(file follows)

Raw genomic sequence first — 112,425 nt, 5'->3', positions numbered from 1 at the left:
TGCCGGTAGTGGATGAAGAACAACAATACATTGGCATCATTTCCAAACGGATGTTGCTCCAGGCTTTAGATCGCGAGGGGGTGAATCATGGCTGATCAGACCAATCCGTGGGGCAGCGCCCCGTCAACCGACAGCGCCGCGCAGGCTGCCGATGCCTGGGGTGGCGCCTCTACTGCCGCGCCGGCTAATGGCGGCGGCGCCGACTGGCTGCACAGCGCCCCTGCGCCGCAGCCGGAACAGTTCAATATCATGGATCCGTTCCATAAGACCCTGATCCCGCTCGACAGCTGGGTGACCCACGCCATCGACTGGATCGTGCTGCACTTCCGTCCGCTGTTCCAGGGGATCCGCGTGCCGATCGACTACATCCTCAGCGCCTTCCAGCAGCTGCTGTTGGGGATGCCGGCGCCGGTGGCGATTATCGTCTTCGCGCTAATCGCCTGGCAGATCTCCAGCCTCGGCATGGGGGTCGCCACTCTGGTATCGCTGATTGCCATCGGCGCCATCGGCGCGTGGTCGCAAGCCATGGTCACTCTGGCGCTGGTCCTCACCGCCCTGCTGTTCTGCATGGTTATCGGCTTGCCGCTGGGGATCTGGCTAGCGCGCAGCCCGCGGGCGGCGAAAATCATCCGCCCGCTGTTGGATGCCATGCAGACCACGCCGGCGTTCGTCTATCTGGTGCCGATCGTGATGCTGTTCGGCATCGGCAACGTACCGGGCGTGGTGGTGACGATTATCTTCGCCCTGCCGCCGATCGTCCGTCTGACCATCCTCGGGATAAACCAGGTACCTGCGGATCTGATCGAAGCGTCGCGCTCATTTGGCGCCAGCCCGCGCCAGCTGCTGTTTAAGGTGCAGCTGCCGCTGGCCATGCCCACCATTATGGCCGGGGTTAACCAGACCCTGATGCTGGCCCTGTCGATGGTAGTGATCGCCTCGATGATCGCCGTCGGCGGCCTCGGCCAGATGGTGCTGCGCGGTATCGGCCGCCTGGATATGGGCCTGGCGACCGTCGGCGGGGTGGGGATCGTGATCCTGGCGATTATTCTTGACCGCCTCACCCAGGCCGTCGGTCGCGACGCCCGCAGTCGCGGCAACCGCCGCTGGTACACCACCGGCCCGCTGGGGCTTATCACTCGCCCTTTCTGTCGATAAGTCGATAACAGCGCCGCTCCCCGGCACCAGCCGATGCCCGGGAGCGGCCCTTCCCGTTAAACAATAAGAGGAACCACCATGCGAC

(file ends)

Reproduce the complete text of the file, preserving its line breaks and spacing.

Raw genomic sequence first — 112,425 nt, 5'->3', positions numbered from 1 at the left:
TGCCGGTAGTGGATGAAGAACAACAATACATTGGCATCATTTCCAAACGGATGTTGCTCCAGGCTTTAGATCGCGAGGGGGTGAATCATGGCTGATCAGACCAATCCGTGGGGCAGCGCCCCGTCAACCGACAGCGCCGCGCAGGCTGCCGATGCCTGGGGTGGCGCCTCTACTGCCGCGCCGGCTAATGGCGGCGGCGCCGACTGGCTGCACAGCGCCCCTGCGCCGCAGCCGGAACAGTTCAATATCATGGATCCGTTCCATAAGACCCTGATCCCGCTCGACAGCTGGGTGACCCACGCCATCGACTGGATCGTGCTGCACTTCCGTCCGCTGTTCCAGGGGATCCGCGTGCCGATCGACTACATCCTCAGCGCCTTCCAGCAGCTGCTGTTGGGGATGCCGGCGCCGGTGGCGATTATCGTCTTCGCGCTAATCGCCTGGCAGATCTCCAGCCTCGGCATGGGGGTCGCCACTCTGGTATCGCTGATTGCCATCGGCGCCATCGGCGCGTGGTCGCAAGCCATGGTCACTCTGGCGCTGGTCCTCACCGCCCTGCTGTTCTGCATGGTTATCGGCTTGCCGCTGGGGATCTGGCTAGCGCGCAGCCCGCGGGCGGCGAAAATCATCCGCCCGCTGTTGGATGCCATGCAGACCACGCCGGCGTTCGTCTATCTGGTGCCGATCGTGATGCTGTTCGGCATCGGCAACGTACCGGGCGTGGTGGTGACGATTATCTTCGCCCTGCCGCCGATCGTCCGTCTGACCATCCTCGGGATAAACCAGGTACCTGCGGATCTGATCGAAGCGTCGCGCTCATTTGGCGCCAGCCCGCGCCAGCTGCTGTTTAAGGTGCAGCTGCCGCTGGCCATGCCCACCATTATGGCCGGGGTTAACCAGACCCTGATGCTGGCCCTGTCGATGGTAGTGATCGCCTCGATGATCGCCGTCGGCGGCCTCGGCCAGATGGTGCTGCGCGGTATCGGCCGCCTGGATATGGGCCTGGCGACCGTCGGCGGGGTGGGGATCGTGATCCTGGCGATTATTCTTGACCGCCTCACCCAGGCCGTCGGTCGCGACGCCCGCAGTCGCGGCAACCGCCGCTGGTACACCACCGGCCCGCTGGGGCTTATCACTCGCCCTTTCTGTCGATAAGTCGATAACAGCGCCGCTCCCCGGCACCAGCCGATGCCCGGGAGCGGCCCTTCCCGTTAAACAATAAGAGGAACCACCATGCGAC